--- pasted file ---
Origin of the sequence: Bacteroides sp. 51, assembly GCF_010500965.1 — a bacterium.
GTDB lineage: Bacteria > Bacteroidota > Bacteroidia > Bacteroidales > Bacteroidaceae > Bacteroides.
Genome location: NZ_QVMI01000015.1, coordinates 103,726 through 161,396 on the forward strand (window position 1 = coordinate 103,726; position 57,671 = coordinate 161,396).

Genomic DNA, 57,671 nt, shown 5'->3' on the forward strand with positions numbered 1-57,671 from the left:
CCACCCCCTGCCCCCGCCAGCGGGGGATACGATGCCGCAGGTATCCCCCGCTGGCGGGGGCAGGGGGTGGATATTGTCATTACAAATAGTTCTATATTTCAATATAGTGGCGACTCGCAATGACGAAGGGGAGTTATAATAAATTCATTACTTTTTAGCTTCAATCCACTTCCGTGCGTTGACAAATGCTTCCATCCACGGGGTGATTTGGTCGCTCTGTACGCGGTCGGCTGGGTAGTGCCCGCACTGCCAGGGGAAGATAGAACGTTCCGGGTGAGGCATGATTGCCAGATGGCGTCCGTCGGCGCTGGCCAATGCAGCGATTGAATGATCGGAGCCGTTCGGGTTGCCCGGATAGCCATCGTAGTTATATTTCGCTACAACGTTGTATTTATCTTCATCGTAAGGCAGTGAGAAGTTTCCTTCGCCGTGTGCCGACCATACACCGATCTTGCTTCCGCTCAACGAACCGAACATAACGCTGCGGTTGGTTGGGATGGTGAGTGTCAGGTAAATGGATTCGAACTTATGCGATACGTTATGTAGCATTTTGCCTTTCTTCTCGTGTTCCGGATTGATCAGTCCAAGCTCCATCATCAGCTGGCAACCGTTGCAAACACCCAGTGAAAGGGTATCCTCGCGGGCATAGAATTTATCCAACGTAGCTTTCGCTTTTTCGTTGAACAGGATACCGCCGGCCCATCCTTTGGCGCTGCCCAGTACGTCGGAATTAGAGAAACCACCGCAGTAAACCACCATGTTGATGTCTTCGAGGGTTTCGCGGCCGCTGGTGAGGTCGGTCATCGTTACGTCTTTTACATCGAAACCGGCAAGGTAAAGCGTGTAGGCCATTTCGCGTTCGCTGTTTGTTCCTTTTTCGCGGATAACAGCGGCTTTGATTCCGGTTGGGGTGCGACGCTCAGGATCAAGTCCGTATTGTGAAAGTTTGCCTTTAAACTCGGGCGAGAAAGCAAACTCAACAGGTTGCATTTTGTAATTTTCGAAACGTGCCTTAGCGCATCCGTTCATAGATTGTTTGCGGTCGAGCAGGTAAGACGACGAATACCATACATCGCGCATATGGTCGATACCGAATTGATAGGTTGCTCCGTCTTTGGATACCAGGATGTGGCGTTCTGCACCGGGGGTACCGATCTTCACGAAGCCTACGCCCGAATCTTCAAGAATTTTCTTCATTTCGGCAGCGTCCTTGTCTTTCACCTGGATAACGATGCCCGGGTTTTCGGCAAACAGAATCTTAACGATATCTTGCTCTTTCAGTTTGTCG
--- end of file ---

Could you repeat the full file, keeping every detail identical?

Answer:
Origin of the sequence: Bacteroides sp. 51, assembly GCF_010500965.1 — a bacterium.
GTDB lineage: Bacteria > Bacteroidota > Bacteroidia > Bacteroidales > Bacteroidaceae > Bacteroides.
Genome location: NZ_QVMI01000015.1, coordinates 103,726 through 161,396 on the forward strand (window position 1 = coordinate 103,726; position 57,671 = coordinate 161,396).

Genomic DNA, 57,671 nt, shown 5'->3' on the forward strand with positions numbered 1-57,671 from the left:
CCACCCCCTGCCCCCGCCAGCGGGGGATACGATGCCGCAGGTATCCCCCGCTGGCGGGGGCAGGGGGTGGATATTGTCATTACAAATAGTTCTATATTTCAATATAGTGGCGACTCGCAATGACGAAGGGGAGTTATAATAAATTCATTACTTTTTAGCTTCAATCCACTTCCGTGCGTTGACAAATGCTTCCATCCACGGGGTGATTTGGTCGCTCTGTACGCGGTCGGCTGGGTAGTGCCCGCACTGCCAGGGGAAGATAGAACGTTCCGGGTGAGGCATGATTGCCAGATGGCGTCCGTCGGCGCTGGCCAATGCAGCGATTGAATGATCGGAGCCGTTCGGGTTGCCCGGATAGCCATCGTAGTTATATTTCGCTACAACGTTGTATTTATCTTCATCGTAAGGCAGTGAGAAGTTTCCTTCGCCGTGTGCCGACCATACACCGATCTTGCTTCCGCTCAACGAACCGAACATAACGCTGCGGTTGGTTGGGATGGTGAGTGTCAGGTAAATGGATTCGAACTTATGCGATACGTTATGTAGCATTTTGCCTTTCTTCTCGTGTTCCGGATTGATCAGTCCAAGCTCCATCATCAGCTGGCAACCGTTGCAAACACCCAGTGAAAGGGTATCCTCGCGGGCATAGAATTTATCCAACGTAGCTTTCGCTTTTTCGTTGAACAGGATACCGCCGGCCCATCCTTTGGCGCTGCCCAGTACGTCGGAATTAGAGAAACCACCGCAGTAAACCACCATGTTGATGTCTTCGAGGGTTTCGCGGCCGCTGGTGAGGTCGGTCATCGTTACGTCTTTTACATCGAAACCGGCAAGGTAAAGCGTGTAGGCCATTTCGCGTTCGCTGTTTGTTCCTTTTTCGCGGATAACAGCGGCTTTGATTCCGGTTGGGGTGCGACGCTCAGGATCAAGTCCGTATTGTGAAAGTTTGCCTTTAAACTCGGGCGAGAAAGCAAACTCAACAGGTTGCATTTTGTAATTTTCGAAACGTGCCTTAGCGCATCCGTTCATAGATTGTTTGCGGTCGAGCAGGTAAGACGACGAATACCATACATCGCGCATATGGTCGATACCGAATTGATAGGTTGCTCCGTCTTTGGATACCAGGATGTGGCGTTCTGCACCGGGGGTACCGATCTTCACGAAGCCTACGCCCGAATCTTCAAGAATTTTCTTCATTTCGGCAGCGTCCTTGTCTTTCACCTGGATAACGATGCCCGGGTTTTCGGCAAACAGAATCTTAACGATATCTTGCTCTTTCAGTTTGTCG